We Don't Have to Imagine the Consequences of Abortion Bans. We Just Have to Look to the PastRoundup
tags: abortion, Roe v Wade, reproductive rights, womens health
On Wednesday, Alabama Governor Kay Ivey signed the nation’s most extreme abortion bill. If it goes into effect, it would ban abortion almost entirely in the state — in every stage of pregnancy — and make it a felony for providers to perform the procedure.
It would also send Alabama back to the 19th century. The state first made abortion a crime a bit more than 150 years ago, and others passed similar measures through the middle of that century. Prior to that wave of legislation, common law had allowed abortion until quickening, when the woman first perceived fetal movement — usually around the middle of a pregnancy. Only at the point of quickening was life recognized as having begun. A small group of elite physicians working to professionalize medicine initiated a campaign to criminalize the practice of “bringing on the menses.” They aimed to eliminate their competition by casting midwives and “irregular” doctors as criminals.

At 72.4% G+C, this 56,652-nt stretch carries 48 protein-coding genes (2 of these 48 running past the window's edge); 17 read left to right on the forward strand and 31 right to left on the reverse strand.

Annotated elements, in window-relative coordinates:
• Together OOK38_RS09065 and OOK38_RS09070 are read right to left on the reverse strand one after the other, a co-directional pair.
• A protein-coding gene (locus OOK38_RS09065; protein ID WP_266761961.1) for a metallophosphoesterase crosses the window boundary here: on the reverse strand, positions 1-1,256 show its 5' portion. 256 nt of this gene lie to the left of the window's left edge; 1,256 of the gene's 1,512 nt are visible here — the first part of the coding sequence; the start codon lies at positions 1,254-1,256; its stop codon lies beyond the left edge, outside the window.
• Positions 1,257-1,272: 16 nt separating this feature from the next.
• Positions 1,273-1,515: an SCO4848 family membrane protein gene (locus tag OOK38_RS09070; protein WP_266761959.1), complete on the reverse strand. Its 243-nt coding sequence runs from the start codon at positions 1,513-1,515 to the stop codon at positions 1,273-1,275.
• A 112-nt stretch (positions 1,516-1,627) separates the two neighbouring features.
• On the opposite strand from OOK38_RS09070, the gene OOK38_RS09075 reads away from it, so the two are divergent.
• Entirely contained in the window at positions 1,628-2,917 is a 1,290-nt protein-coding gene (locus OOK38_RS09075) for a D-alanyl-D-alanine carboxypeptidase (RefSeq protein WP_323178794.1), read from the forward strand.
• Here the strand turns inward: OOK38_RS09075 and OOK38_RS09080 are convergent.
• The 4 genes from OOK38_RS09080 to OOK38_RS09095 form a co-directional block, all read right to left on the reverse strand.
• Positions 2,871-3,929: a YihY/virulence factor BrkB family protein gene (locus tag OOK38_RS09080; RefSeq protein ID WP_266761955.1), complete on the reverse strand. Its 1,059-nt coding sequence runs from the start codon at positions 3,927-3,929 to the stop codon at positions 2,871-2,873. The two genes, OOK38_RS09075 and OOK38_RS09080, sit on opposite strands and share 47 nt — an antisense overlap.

To gain legislative support, these doctors raised questions about exactly who was having babies, who was aborting and who should populate the nation. They knew well-to-do white women were having fewer children, and that the families of immigrants, Catholics and, after the Civil War, freedpeople, were larger. To put it plainly: Lawmakers hoped to force middle-class white women to have more babies by removing the option of abortion, thus preventing the country from being “taken over” by “foreigners” and people of color.
The resulting laws punished everyone involved in abortion: providers and assistants; partners who helped pay; even advertisers. All faced jail and fines. And though some anti-abortion commentators claim women were not punished when abortion was illegal, many statutes explicitly included them, too.
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